9. METHODS OF PROJECT EVALUATIONS, Net present value, Weighted Average Cost of Capital
  12. ADVANCE EVALUATION METHODS: Sensitivity analysis, Profitability analysis, Break even accounting, Break even - economic
  13. Economic Break Even, Operating Leverage, Capital Rationing, Hard & Soft Rationing, Single & Multi Period Rationing
  14. Single period, Multi-period capital rationing, Linear programming
  15. Risk and Uncertainty, Measuring risk, Variability of return–Historical Return, Variance of return, Standard Deviation
  16. Portfolio and Diversification, Portfolio and Variance, Risk–Systematic & Unsystematic, Beta – Measure of systematic risk, Aggressive & defensive stocks
  17. Security Market Line, Capital Asset Pricing Model – CAPM Calculating Over, Under valued stocks
  18. Cost of Capital & Capital Structure, Components of Capital, Cost of Equity, Estimating g or growth rate, Dividend growth model, Cost of Debt, Bonds, Cost of Preferred Stocks
  19. Venture Capital, Cost of Debt & Bond, Weighted average cost of debt, Tax and cost of debt, Cost of Loans & Leases, Overall cost of capital – WACC, WACC & Capital Budgeting
  20. When to use WACC, Pure Play, Capital Structure and Financial Leverage
  21. Home made leverage, Modigliani & Miller Model, How WACC remains constant, Business & Financial Risk, M & M model with taxes
  22. Problems associated with high gearing, Bankruptcy costs, Optimal capital structure, Dividend policy
  23. Dividend and value of firm, Dividend relevance, Residual dividend policy, Financial planning process and control
  24. Budgeting process, Purpose, functions of budgets, Cash budgets–Preparation & interpretation
  25. Cash flow statement Direct method Indirect method, Working capital management, Cash and operating cycle
  26. Working capital management, Risk, Profitability and Liquidity - Working capital policies, Conservative, Aggressive, Moderate
  27. Classification of working capital, Current Assets Financing – Hedging approach, Short term Vs long term financing
  28. Overtrading – Indications & remedies, Cash management, Motives for Cash holding, Cash flow problems and remedies, Investing surplus cash
  29. Miller-Orr Model of cash management, Inventory management, Inventory costs, Economic order quantity, Reorder level, Discounts and EOQ
  30. Inventory cost – Stock out cost, Economic Order Point, Just in time (JIT), Debtors Management, Credit Control Policy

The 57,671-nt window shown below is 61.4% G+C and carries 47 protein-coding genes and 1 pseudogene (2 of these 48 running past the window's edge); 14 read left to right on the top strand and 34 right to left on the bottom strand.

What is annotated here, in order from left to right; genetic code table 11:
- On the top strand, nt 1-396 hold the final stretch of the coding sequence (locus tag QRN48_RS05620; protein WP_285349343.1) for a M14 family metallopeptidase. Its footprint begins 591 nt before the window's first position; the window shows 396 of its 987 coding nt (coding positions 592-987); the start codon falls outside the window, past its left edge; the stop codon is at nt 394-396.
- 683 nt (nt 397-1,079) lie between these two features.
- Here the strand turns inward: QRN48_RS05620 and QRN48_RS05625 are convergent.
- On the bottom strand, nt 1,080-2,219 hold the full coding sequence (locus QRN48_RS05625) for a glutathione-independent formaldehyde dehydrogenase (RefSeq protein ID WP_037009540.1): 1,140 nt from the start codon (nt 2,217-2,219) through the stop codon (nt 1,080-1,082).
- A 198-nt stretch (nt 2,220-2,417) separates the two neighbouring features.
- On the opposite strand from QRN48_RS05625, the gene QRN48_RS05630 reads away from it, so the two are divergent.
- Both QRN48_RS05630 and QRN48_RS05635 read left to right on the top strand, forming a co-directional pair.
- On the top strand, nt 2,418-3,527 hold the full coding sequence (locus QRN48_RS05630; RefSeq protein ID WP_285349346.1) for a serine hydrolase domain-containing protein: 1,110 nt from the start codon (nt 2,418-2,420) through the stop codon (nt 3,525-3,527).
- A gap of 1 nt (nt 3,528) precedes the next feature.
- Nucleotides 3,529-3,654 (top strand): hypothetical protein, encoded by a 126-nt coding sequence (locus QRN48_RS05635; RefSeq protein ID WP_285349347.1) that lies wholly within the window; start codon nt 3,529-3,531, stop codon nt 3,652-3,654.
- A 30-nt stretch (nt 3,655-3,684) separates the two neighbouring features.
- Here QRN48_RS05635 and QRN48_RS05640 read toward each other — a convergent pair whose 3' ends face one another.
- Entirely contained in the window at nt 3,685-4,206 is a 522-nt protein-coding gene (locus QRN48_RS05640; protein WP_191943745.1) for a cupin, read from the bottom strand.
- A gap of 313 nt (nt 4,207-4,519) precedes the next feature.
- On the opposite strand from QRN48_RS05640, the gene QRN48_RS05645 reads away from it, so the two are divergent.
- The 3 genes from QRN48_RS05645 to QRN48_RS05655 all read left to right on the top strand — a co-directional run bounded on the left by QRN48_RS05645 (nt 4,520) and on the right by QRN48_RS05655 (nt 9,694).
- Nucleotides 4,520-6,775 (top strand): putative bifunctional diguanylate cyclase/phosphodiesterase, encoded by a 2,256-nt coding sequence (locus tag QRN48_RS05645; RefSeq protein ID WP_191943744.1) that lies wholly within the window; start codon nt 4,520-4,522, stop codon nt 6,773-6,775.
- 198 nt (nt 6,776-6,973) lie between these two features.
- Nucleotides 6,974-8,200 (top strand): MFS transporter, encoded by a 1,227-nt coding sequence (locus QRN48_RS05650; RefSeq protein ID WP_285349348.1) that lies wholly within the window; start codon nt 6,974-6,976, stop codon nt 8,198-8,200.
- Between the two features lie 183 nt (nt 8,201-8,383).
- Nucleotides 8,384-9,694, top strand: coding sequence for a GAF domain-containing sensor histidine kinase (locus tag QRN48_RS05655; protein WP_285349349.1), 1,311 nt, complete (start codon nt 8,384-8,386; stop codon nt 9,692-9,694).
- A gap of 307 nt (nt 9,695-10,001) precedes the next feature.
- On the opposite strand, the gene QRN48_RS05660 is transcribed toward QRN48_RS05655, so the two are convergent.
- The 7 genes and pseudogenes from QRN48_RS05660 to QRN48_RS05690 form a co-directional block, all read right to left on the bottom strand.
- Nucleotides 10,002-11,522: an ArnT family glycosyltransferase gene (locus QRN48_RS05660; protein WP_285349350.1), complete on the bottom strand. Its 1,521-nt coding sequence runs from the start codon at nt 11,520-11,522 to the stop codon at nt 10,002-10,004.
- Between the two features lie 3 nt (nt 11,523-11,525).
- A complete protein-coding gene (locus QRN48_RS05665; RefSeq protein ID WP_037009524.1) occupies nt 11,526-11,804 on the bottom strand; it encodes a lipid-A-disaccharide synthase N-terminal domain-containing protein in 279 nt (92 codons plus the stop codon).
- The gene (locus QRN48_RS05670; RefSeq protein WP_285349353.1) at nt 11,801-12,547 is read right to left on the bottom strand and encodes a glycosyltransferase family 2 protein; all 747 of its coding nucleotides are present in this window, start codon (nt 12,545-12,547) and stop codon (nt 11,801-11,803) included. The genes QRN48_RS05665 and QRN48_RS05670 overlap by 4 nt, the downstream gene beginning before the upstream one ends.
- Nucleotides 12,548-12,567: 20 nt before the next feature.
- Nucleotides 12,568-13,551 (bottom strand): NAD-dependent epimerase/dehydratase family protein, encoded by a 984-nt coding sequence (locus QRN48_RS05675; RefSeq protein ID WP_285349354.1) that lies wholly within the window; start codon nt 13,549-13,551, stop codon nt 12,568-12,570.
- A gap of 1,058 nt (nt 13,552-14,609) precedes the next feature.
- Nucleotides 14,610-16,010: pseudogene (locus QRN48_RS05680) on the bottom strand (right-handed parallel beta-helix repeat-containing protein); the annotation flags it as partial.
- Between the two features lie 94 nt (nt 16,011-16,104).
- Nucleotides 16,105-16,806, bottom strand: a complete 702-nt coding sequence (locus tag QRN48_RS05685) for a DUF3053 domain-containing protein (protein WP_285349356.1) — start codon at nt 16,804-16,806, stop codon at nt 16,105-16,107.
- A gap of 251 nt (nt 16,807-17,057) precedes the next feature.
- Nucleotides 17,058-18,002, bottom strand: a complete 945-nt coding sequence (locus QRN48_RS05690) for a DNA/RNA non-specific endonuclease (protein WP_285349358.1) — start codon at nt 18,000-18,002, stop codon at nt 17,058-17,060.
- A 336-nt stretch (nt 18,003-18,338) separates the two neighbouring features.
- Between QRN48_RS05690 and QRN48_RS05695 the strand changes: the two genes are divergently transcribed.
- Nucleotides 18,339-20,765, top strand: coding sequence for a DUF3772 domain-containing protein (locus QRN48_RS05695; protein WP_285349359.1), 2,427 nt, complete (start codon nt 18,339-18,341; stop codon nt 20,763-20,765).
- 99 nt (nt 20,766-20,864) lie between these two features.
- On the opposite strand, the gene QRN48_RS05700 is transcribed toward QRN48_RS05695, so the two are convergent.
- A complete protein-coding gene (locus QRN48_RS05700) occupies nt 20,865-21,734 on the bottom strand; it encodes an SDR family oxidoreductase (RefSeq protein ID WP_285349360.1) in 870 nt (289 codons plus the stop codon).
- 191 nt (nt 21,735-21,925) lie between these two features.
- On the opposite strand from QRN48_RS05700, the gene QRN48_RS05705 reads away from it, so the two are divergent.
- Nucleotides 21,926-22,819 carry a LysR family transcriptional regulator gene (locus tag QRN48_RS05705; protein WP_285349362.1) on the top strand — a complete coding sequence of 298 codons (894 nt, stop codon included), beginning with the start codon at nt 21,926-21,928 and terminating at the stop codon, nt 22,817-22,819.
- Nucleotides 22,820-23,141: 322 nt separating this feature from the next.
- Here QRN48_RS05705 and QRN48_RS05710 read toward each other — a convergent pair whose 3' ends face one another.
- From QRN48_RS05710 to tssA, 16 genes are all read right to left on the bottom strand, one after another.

31. Cash discounts, Cost of discount, Shortening average collection period, Credit instrument, Analyzing credit policy, Revenue effect, Cost effect, Cost of debt o Probability of default
  32. Effects of discounts–Not effecting volume, Extension of credit, Factoring, Management of creditors, Mergers & Acquisitions
  33. Synergies, Types of mergers, Why mergers fail, Merger process, Acquisition consideration
  34. Acquisition Consideration, Valuation of shares
  35. Assets Based Share Valuations, Hybrid Valuation methods, Procedure for public, private takeover
  36. Corporate Restructuring, Divestment, Purpose of divestment, Buyouts, Types of buyouts, Financial distress
  37. Sources of financial distress, Effects of financial distress, Reorganization
  38. Currency Risks, Transaction exposure, Translation exposure, Economic exposure
  39. Future payment situation – hedging, Currency futures – features, CF – future payment in FCY
  40. CF–future receipt in FCY, Forward contract vs. currency futures, Interest rate risk, Hedging against interest rate, Forward rate agreements, Decision rule
  41. Interest rate future, Prices in futures, Hedging–short term interest rate (STIR), Scenario–Borrowing in ST and risk of rising interest, Scenario–deposit and risk of lowering interest rates on deposits, Options and Swaps, Features of opti
  43. Calculating financial benefit–Interest rate Option, Interest rate caps and floor, Swaps, Interest rate swaps, Currency swaps
  44. Exchange rate determination, Purchasing power parity theory, PPP model, International fisher effect, Exchange rate system, Fixed, Floating
  45. FOREIGN INVESTMENT: Motives, International operations, Export, Branch, Subsidiary, Joint venture, Licensing agreements, Political risk